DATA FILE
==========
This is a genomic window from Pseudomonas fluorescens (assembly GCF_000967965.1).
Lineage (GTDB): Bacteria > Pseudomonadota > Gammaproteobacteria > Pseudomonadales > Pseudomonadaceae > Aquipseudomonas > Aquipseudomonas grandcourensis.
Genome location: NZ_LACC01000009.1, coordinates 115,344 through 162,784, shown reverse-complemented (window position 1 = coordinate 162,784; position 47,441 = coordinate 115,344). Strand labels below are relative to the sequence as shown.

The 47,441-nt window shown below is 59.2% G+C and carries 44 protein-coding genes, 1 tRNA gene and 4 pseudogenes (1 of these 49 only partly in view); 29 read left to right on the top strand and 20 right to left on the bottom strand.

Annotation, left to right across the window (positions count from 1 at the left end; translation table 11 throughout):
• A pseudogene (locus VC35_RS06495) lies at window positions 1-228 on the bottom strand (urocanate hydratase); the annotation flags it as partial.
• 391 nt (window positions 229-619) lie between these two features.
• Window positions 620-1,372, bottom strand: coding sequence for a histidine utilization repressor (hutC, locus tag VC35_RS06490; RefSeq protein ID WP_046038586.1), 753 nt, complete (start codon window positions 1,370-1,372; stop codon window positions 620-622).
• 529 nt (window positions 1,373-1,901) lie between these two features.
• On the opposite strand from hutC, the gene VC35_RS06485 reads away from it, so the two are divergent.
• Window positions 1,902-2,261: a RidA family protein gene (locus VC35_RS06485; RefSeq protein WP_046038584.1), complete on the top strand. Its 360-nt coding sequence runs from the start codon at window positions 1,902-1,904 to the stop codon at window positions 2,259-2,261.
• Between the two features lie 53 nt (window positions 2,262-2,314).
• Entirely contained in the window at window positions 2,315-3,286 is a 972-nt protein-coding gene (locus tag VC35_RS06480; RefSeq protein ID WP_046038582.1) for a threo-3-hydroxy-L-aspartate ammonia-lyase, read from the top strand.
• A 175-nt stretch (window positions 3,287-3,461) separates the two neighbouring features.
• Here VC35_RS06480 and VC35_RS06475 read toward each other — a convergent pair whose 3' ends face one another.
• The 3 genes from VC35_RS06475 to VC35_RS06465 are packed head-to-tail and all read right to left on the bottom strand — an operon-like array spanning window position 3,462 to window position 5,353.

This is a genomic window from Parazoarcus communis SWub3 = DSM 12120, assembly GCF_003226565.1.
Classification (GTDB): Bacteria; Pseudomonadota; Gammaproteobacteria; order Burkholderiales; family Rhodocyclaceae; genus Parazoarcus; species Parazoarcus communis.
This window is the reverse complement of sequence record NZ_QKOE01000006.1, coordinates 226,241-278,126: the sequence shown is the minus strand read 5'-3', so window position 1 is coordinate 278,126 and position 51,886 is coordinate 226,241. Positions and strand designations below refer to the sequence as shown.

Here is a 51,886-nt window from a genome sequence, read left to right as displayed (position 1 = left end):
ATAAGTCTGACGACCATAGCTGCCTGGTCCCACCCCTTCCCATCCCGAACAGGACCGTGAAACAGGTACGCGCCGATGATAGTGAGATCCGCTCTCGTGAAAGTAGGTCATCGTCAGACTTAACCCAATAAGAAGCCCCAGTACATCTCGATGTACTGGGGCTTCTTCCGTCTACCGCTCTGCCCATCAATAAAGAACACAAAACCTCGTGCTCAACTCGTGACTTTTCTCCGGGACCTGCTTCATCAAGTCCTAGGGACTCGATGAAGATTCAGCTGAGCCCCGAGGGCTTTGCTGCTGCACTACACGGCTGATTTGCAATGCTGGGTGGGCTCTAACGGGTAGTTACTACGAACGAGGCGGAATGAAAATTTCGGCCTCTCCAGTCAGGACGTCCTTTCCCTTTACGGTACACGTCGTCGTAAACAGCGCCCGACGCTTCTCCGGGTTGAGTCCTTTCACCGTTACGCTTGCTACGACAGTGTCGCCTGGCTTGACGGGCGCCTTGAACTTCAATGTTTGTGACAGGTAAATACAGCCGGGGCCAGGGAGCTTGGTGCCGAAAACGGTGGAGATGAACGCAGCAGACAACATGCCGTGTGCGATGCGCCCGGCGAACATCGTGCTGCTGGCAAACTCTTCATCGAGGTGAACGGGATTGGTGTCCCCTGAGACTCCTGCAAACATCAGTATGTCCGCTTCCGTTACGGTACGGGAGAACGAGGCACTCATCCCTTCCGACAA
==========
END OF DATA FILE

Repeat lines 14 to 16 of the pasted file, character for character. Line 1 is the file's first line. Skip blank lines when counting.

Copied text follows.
• A 175-nt stretch (window positions 3,287-3,461) separates the two neighbouring features.
• Here VC35_RS06480 and VC35_RS06475 read toward each other — a convergent pair whose 3' ends face one another.
• The 3 genes from VC35_RS06475 to VC35_RS06465 are packed head-to-tail and all read right to left on the bottom strand — an operon-like array spanning window position 3,462 to window position 5,353.